An operational amplifier (opamp or op-amp) is an amplifier which is designed to be used with other circuit components to perform either computing functions (addition, subtraction) or some type of transfer operation, such as filtering. Operational amplifiers are usually high-gain amplifiers with the amount of gain determined by feedback.
Operational amplifiers have been in use for some time. They were originally developed for analog (non-digital) computers and used to perform mathematical functions. Operational amplifiers were not used in other devices very much because they were expensive and more complicated than other circuits.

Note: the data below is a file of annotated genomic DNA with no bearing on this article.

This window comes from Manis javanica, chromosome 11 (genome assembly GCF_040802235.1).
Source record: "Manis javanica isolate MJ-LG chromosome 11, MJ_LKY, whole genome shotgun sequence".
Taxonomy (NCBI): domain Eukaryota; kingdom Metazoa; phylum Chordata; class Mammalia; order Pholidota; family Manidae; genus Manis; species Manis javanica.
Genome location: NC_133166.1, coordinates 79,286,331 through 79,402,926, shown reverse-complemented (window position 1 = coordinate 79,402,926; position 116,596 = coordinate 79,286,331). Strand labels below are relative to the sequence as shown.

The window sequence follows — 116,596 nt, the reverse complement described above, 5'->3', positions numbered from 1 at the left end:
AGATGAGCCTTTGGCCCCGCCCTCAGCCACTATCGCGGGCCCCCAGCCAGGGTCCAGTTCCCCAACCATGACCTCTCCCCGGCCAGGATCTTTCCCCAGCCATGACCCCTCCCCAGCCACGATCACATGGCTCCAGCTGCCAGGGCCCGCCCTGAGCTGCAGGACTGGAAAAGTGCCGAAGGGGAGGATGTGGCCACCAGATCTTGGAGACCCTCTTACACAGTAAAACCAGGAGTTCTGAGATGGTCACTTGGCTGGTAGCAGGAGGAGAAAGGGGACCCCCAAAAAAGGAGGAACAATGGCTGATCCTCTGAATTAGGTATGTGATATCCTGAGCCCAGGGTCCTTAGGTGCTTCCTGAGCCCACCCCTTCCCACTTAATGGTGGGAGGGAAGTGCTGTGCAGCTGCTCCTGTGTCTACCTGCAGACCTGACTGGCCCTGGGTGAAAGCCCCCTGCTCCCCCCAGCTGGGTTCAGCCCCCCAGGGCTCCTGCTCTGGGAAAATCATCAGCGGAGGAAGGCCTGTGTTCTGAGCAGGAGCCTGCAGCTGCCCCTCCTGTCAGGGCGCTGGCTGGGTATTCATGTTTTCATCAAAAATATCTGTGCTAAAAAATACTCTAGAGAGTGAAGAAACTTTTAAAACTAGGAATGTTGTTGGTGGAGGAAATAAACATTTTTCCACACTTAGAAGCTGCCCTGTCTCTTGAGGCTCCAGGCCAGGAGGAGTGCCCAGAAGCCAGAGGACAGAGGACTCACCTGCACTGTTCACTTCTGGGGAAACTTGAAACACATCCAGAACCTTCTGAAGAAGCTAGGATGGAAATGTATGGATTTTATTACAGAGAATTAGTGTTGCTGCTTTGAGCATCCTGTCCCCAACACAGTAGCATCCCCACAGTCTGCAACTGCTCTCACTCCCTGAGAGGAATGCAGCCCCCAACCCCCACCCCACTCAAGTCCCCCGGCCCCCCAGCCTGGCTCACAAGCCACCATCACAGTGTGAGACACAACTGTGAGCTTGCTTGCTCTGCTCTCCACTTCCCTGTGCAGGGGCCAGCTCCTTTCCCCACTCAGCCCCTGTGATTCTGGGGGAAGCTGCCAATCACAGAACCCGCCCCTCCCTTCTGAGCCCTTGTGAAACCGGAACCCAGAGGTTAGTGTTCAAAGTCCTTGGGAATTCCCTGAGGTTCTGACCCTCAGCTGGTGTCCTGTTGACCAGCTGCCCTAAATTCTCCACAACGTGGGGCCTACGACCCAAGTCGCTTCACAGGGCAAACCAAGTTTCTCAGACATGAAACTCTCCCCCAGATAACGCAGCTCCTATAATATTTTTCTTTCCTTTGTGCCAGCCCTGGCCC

Today many devices use operational amplifiers. Operational amplifiers are used as DC amplifiers, AC amplifiers, comparators, oscillators, filter circuits, and many other applications. The reason for this widespread use of the operational amplifier is that it is a very versatile and efficient device. As an integrated circuit (chip) the operational amplifier has become an inexpensive and readily available "building block" for many devices. In fact, an operational amplifier in integrated circuit form is no more expensive than a good transistor.